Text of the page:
The Red Guards, a paramilitary youth group, inspired all Chinese youth to harshly condemn those perceiving Mao as the untrustworthy leader with respect to his vision of China. This criticism was directed to anyone who disagreed with Mao including economists, writers and any other individuals having links to Liu Shao-chi, Mao’s key rival. As a result, any person appearing to have a superior attitude was perceived as an enemy of the CPC.
Mao intentionally established a personality cult around himself and set out to remove any CPC member who did not support his ideals. His primary selling point was the need to establish a Chinese society having peasants, educated individuals, and workers collaborating with each other. Mao believed that no individual was superior to another, and wanted to create a classless society wherein every person worked for the betterment of China.
Nonetheless, the enthusiasm exhibited by the Red Guards almost caused social turmoil in China. This was evident by the closure of schools and plummeting of the economy. Additionally, infighting between the various factions with the Red Guards was observed as each faction insisted that it had the best roadmap for China based on Mao’s ideas. In some instances, the actions of the Red Guards were unruly as evident by attacking foreign embassies and foreigners – an example being the British Embassy that was burnt down.
The ensuing chaos was managed after Zhou Enlai highlighted the need to return to normalcy. Zhou was one of the top ranking officials of the CPC who first encouraged members of the party to embrace criticism by the Red Guards. However, he discovered that the CR experiment was becoming unmanageable. During October 1968, the CPC expelled Liu Shao-chi, which marked the end of the CR. Mao had successfully removed a key prospective rival; thus, he had no need to continue the CR.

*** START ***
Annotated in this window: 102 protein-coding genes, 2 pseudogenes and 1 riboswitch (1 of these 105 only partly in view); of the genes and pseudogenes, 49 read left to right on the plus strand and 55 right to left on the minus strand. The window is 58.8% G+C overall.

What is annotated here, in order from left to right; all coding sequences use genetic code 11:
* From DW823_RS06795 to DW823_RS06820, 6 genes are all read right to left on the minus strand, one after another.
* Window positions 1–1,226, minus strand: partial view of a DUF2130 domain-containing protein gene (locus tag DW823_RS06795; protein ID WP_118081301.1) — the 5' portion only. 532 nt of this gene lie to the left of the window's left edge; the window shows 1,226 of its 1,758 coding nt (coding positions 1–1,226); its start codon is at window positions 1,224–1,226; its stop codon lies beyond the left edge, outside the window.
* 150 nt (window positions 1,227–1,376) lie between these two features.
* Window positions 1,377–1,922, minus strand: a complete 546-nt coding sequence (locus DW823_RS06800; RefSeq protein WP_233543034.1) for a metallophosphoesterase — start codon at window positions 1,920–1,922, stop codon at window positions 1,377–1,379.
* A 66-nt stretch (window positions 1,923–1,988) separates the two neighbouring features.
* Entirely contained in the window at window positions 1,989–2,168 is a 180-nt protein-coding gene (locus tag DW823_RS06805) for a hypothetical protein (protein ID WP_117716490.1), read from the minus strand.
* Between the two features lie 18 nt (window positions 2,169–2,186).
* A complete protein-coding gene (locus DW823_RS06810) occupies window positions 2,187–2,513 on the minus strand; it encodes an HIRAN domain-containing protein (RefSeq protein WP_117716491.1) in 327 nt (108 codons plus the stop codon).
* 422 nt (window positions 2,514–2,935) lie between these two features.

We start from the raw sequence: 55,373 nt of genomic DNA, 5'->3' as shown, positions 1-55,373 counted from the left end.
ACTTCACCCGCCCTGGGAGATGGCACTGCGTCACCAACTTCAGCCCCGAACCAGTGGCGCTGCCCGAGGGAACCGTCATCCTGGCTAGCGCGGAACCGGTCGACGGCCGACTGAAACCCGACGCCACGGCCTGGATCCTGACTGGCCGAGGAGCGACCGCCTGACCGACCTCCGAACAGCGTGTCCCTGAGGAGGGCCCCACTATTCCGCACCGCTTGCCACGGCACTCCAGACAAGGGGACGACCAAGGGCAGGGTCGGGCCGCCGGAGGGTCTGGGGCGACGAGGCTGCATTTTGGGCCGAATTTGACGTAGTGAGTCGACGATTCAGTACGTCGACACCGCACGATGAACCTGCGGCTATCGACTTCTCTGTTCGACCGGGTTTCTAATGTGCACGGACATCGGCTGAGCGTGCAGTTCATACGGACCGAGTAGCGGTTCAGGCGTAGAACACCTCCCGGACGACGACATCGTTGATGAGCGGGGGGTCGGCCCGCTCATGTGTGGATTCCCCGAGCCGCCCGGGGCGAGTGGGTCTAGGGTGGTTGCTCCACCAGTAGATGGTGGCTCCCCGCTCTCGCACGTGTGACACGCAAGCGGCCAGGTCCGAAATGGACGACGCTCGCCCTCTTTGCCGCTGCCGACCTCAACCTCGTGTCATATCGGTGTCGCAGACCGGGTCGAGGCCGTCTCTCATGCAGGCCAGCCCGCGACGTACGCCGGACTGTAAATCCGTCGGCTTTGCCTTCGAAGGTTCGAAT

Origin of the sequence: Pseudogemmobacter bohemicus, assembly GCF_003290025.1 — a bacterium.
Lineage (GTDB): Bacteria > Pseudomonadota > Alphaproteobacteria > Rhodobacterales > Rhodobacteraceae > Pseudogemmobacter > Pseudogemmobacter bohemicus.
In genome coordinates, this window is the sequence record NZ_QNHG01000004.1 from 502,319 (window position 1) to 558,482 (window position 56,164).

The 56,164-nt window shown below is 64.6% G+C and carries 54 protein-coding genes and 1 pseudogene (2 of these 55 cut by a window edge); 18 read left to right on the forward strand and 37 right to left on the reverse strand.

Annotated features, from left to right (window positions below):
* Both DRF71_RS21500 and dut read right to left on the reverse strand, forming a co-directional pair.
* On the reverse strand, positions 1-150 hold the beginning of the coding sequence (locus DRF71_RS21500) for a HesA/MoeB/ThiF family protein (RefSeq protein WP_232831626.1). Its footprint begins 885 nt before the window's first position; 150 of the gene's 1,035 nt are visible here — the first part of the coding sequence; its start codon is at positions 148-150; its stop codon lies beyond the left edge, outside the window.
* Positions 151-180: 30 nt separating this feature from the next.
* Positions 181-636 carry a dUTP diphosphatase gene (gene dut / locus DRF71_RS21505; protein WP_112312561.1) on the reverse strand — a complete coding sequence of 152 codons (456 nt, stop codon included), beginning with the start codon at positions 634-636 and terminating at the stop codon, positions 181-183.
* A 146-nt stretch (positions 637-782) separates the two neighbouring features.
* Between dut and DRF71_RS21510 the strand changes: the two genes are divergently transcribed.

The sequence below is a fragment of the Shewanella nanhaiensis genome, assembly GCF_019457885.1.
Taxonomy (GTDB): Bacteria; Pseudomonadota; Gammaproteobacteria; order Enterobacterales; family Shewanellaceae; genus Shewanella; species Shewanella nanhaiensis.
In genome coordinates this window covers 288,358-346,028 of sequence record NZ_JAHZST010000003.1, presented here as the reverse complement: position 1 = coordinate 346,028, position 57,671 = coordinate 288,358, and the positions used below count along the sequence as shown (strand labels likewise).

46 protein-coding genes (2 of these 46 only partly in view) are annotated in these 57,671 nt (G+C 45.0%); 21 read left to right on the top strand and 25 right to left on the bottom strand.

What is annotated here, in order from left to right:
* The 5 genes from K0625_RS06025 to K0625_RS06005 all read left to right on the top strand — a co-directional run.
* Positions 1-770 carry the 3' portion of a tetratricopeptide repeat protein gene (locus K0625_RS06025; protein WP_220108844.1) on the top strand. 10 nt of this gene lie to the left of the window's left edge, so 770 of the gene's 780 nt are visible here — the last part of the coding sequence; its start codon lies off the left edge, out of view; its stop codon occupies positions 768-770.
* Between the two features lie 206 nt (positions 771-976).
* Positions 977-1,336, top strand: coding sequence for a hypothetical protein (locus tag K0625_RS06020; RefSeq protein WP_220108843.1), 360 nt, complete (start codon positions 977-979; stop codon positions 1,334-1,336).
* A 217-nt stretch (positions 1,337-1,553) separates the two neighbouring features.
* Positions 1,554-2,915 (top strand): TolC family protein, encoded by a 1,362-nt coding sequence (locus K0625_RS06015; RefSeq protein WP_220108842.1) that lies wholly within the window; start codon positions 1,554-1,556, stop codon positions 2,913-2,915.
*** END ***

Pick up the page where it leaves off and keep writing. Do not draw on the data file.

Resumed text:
The CR had an impact on nearly all the officials of the local and central governments, experts in all professions, and the intellectuals. Notable mortality rate was documented among these groups of people due to their stance against Maoism; hence, they were subjected to ruthless attacks. As a result the purposeful execution of the brightest Chinese intellectuals stalled the development of China for a whole decade. Moreover, the CR had deleterious impacts with respect to the faith that people had in the government. The Chinese became disappointed with Mao Zedong after discovering that even his closest friend, Lin Piao opposed him. After the CR ended, the credibility of the government diminished significantly. The loss of faith in the government and the CPC leadership was unexpected following the founding of the PRC. Overall, the political significance of the CR resulted in a sharp decline in the number of Chinese intellectuals stalling development for a decade and diminished the faith that people had in the government.